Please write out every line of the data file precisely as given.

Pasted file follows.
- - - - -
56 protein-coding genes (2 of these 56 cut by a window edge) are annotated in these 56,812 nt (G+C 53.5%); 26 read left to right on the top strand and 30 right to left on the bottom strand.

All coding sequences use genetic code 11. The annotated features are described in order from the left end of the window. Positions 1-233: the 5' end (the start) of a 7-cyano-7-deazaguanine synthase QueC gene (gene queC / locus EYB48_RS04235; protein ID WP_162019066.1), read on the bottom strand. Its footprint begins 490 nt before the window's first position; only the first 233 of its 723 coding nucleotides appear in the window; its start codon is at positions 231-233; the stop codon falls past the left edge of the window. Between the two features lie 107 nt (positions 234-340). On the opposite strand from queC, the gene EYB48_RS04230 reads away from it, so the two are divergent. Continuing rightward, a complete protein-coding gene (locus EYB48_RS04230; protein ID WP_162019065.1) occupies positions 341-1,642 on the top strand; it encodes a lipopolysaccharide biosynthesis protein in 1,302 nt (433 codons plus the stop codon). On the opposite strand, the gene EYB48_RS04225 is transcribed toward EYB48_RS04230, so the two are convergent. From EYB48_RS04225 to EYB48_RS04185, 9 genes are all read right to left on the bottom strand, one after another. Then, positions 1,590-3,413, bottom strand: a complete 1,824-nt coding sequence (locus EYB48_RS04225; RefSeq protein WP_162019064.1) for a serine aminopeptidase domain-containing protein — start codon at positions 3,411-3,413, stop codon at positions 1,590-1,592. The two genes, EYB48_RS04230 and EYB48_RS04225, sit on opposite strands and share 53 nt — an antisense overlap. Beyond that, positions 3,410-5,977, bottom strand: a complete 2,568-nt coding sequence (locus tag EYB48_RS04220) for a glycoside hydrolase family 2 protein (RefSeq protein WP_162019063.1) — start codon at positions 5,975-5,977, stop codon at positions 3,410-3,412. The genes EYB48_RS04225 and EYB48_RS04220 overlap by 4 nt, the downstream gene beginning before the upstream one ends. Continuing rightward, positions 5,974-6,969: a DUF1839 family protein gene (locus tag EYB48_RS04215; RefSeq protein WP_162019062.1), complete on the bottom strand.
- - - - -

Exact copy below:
56 protein-coding genes (2 of these 56 cut by a window edge) are annotated in these 56,812 nt (G+C 53.5%); 26 read left to right on the top strand and 30 right to left on the bottom strand.

All coding sequences use genetic code 11. The annotated features are described in order from the left end of the window. Positions 1-233: the 5' end (the start) of a 7-cyano-7-deazaguanine synthase QueC gene (gene queC / locus EYB48_RS04235; protein ID WP_162019066.1), read on the bottom strand. Its footprint begins 490 nt before the window's first position; only the first 233 of its 723 coding nucleotides appear in the window; its start codon is at positions 231-233; the stop codon falls past the left edge of the window. Between the two features lie 107 nt (positions 234-340). On the opposite strand from queC, the gene EYB48_RS04230 reads away from it, so the two are divergent. Continuing rightward, a complete protein-coding gene (locus EYB48_RS04230; protein ID WP_162019065.1) occupies positions 341-1,642 on the top strand; it encodes a lipopolysaccharide biosynthesis protein in 1,302 nt (433 codons plus the stop codon). On the opposite strand, the gene EYB48_RS04225 is transcribed toward EYB48_RS04230, so the two are convergent. From EYB48_RS04225 to EYB48_RS04185, 9 genes are all read right to left on the bottom strand, one after another. Then, positions 1,590-3,413, bottom strand: a complete 1,824-nt coding sequence (locus EYB48_RS04225; RefSeq protein WP_162019064.1) for a serine aminopeptidase domain-containing protein — start codon at positions 3,411-3,413, stop codon at positions 1,590-1,592. The two genes, EYB48_RS04230 and EYB48_RS04225, sit on opposite strands and share 53 nt — an antisense overlap. Beyond that, positions 3,410-5,977, bottom strand: a complete 2,568-nt coding sequence (locus tag EYB48_RS04220) for a glycoside hydrolase family 2 protein (RefSeq protein WP_162019063.1) — start codon at positions 5,975-5,977, stop codon at positions 3,410-3,412. The genes EYB48_RS04225 and EYB48_RS04220 overlap by 4 nt, the downstream gene beginning before the upstream one ends. Continuing rightward, positions 5,974-6,969: a DUF1839 family protein gene (locus tag EYB48_RS04215; RefSeq protein WP_162019062.1), complete on the bottom strand.